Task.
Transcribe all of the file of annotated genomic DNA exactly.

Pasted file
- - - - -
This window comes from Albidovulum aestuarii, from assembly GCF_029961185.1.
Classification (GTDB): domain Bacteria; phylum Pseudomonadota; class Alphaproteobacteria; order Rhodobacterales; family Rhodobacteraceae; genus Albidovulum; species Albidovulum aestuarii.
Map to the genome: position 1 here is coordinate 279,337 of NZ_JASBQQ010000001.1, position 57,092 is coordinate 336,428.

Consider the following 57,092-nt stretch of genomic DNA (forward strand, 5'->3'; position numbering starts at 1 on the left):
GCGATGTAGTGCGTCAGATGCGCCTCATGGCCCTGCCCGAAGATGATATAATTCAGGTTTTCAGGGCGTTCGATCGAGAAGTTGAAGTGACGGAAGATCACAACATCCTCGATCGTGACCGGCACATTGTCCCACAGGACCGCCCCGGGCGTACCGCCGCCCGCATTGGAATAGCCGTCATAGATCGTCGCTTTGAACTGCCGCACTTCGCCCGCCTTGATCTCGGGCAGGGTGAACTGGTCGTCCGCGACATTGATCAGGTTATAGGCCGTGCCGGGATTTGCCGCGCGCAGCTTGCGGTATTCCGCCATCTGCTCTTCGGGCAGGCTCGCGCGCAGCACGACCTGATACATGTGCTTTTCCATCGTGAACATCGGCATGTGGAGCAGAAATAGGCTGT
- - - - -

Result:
This window comes from Albidovulum aestuarii, from assembly GCF_029961185.1.
Classification (GTDB): domain Bacteria; phylum Pseudomonadota; class Alphaproteobacteria; order Rhodobacterales; family Rhodobacteraceae; genus Albidovulum; species Albidovulum aestuarii.
Map to the genome: position 1 here is coordinate 279,337 of NZ_JASBQQ010000001.1, position 57,092 is coordinate 336,428.

Consider the following 57,092-nt stretch of genomic DNA (forward strand, 5'->3'; position numbering starts at 1 on the left):
GCGATGTAGTGCGTCAGATGCGCCTCATGGCCCTGCCCGAAGATGATATAATTCAGGTTTTCAGGGCGTTCGATCGAGAAGTTGAAGTGACGGAAGATCACAACATCCTCGATCGTGACCGGCACATTGTCCCACAGGACCGCCCCGGGCGTACCGCCGCCCGCATTGGAATAGCCGTCATAGATCGTCGCTTTGAACTGCCGCACTTCGCCCGCCTTGATCTCGGGCAGGGTGAACTGGTCGTCCGCGACATTGATCAGGTTATAGGCCGTGCCGGGATTTGCCGCGCGCAGCTTGCGGTATTCCGCCATCTGCTCTTCGGGCAGGCTCGCGCGCAGCACGACCTGATACATGTGCTTTTCCATCGTGAACATCGGCATGTGGAGCAGAAATAGGCTGT